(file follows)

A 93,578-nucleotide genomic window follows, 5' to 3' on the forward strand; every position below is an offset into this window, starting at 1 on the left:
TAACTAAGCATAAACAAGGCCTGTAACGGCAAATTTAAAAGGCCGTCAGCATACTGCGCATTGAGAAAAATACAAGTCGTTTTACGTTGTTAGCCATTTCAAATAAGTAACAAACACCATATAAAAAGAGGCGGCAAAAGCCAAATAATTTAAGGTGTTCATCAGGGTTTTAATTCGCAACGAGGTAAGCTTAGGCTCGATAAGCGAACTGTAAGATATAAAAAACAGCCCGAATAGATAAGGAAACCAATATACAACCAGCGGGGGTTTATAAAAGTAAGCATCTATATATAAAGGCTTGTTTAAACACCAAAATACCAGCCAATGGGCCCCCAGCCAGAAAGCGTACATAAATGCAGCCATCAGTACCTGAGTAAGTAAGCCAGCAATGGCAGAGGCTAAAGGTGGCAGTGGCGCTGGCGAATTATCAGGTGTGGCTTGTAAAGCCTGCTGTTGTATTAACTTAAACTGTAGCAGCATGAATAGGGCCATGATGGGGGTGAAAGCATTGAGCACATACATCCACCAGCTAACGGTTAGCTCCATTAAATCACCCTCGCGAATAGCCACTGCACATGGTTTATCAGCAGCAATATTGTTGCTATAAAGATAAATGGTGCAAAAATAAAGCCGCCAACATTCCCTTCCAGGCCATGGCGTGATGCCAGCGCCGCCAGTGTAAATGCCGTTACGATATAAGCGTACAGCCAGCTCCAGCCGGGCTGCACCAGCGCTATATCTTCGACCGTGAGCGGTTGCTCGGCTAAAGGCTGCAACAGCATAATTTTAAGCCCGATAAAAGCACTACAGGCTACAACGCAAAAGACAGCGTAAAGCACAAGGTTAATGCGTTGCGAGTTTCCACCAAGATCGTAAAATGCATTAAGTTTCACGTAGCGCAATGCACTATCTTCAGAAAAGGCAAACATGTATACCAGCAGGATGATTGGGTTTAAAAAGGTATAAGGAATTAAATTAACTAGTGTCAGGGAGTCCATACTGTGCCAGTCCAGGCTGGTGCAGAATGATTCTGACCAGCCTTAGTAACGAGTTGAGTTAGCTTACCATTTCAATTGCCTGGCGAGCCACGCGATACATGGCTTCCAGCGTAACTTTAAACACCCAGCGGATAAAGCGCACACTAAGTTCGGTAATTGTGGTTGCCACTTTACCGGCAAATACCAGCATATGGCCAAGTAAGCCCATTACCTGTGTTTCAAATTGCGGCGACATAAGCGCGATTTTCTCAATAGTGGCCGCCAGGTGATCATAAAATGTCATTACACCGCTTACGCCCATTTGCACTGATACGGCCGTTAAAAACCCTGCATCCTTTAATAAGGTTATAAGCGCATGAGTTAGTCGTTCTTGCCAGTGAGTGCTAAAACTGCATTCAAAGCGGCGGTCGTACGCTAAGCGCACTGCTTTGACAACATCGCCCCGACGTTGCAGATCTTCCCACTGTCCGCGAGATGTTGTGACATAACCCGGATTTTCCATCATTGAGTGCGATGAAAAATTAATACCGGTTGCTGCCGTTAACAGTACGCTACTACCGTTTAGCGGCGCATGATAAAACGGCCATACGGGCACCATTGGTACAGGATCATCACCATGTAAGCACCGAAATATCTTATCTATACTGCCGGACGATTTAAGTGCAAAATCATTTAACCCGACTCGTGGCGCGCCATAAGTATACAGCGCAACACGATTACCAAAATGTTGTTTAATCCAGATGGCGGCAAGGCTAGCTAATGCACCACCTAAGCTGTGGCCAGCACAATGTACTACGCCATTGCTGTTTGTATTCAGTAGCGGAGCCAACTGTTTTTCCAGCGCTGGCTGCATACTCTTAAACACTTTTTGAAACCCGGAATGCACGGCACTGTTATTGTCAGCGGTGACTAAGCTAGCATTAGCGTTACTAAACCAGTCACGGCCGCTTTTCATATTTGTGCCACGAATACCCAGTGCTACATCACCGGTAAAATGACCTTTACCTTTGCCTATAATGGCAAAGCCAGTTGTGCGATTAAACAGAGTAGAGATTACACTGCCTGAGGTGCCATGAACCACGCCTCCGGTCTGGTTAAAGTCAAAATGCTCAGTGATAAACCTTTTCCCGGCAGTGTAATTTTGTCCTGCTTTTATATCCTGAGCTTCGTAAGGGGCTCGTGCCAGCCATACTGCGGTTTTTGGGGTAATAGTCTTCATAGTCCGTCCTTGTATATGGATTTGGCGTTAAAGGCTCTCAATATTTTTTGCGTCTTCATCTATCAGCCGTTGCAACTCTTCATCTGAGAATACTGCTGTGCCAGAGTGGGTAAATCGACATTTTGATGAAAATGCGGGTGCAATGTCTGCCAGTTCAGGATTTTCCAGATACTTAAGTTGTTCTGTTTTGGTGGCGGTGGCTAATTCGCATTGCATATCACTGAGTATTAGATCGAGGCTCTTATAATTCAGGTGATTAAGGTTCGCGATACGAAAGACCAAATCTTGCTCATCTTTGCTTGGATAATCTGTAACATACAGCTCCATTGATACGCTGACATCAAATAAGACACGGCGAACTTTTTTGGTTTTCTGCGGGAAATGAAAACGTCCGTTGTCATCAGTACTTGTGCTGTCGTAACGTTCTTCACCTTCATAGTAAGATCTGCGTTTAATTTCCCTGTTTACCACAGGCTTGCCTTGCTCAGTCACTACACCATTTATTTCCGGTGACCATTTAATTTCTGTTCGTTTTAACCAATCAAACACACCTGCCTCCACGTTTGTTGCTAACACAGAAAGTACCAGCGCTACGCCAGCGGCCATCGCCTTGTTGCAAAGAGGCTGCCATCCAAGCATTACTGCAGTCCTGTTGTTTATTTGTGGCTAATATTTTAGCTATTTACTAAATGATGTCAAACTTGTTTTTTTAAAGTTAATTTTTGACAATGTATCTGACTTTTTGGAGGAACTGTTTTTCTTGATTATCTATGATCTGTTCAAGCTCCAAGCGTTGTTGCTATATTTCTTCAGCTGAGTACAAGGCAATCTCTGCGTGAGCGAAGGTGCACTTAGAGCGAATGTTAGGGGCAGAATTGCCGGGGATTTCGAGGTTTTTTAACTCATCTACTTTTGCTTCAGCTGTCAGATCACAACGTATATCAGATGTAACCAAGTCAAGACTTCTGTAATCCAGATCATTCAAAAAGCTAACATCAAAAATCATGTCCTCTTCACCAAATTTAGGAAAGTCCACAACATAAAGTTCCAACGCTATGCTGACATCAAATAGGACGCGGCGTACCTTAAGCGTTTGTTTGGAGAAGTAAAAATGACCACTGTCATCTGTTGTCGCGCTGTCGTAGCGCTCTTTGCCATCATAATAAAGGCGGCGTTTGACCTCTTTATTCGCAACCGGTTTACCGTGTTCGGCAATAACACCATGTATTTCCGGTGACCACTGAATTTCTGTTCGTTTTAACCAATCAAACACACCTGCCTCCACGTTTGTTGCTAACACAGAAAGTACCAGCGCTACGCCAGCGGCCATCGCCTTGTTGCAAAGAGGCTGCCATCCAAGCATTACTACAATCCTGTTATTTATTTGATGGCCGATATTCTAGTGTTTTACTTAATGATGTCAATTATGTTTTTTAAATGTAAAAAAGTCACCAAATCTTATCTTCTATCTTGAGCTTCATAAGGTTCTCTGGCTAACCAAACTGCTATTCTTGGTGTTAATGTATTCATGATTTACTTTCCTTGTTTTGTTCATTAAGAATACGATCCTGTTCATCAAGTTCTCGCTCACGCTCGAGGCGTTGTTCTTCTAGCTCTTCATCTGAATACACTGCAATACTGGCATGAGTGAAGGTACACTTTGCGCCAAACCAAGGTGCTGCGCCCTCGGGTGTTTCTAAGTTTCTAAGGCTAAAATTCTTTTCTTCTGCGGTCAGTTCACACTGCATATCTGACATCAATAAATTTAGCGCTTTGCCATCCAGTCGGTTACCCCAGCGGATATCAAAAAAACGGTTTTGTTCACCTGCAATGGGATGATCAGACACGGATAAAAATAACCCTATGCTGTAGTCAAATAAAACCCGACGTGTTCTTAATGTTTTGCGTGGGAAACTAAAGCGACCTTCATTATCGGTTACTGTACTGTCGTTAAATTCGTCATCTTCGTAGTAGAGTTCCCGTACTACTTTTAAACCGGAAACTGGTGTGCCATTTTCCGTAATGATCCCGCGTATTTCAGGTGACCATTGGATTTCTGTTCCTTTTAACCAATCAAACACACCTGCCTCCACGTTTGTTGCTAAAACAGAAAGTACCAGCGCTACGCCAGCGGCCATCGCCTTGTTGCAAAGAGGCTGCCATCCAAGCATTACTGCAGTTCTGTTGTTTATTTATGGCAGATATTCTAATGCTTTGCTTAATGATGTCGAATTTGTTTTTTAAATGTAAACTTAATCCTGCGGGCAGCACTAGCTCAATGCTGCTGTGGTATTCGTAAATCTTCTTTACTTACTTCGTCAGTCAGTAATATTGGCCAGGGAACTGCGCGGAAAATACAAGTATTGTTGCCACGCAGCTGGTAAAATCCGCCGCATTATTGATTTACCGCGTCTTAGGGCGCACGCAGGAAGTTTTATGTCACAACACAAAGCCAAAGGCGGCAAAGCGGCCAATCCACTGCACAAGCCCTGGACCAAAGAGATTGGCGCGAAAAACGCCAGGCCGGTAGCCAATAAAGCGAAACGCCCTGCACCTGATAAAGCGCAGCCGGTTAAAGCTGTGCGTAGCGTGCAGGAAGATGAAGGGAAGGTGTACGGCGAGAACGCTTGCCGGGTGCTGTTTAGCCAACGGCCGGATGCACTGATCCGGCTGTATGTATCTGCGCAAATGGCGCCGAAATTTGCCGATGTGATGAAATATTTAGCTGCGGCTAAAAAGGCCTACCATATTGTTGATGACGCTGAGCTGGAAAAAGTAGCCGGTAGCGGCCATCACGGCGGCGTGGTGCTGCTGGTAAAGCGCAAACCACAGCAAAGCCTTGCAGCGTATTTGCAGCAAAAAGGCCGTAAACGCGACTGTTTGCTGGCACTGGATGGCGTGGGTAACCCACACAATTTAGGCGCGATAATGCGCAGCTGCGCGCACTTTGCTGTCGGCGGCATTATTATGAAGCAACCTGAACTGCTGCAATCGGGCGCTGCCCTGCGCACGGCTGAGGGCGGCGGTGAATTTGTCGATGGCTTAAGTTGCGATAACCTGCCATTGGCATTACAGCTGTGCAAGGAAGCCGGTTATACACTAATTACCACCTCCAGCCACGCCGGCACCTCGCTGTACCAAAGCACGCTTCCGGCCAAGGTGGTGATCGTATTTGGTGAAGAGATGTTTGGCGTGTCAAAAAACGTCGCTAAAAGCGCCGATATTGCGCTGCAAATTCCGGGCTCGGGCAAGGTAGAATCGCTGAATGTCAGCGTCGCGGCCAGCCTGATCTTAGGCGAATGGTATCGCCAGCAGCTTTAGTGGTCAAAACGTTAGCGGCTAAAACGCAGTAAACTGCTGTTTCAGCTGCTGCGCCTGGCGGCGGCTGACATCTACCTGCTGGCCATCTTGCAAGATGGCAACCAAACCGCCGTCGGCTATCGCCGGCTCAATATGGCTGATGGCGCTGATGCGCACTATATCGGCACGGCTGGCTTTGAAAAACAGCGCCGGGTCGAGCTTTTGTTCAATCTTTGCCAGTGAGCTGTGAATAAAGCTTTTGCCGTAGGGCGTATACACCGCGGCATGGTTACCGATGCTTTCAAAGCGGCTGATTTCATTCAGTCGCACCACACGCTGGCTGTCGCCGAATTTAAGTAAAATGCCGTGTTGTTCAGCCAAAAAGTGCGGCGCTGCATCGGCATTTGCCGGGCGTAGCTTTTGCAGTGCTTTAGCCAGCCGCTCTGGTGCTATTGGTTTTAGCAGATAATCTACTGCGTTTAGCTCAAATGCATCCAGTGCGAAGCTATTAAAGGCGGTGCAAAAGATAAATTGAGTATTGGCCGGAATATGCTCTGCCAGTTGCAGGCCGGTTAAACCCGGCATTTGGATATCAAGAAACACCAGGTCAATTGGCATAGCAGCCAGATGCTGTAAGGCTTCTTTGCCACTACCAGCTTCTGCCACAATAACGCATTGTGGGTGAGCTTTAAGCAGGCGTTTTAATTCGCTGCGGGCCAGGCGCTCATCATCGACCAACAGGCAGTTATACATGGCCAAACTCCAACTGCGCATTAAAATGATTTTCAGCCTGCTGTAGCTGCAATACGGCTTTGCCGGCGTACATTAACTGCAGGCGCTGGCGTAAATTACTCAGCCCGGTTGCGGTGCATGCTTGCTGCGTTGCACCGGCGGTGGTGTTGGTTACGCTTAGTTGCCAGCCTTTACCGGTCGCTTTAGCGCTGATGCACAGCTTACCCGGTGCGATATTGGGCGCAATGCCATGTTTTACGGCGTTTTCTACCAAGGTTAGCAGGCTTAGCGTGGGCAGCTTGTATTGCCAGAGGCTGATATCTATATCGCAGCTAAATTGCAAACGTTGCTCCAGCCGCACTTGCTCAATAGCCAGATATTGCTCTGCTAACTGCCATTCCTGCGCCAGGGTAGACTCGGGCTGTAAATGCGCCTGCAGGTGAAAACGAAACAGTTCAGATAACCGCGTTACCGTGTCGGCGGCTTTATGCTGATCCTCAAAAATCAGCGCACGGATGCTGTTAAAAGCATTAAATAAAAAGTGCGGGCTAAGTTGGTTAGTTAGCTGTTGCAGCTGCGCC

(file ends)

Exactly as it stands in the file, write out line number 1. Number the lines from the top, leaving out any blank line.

A 93,578-nucleotide genomic window follows, 5' to 3' on the forward strand; every position below is an offset into this window, starting at 1 on the left: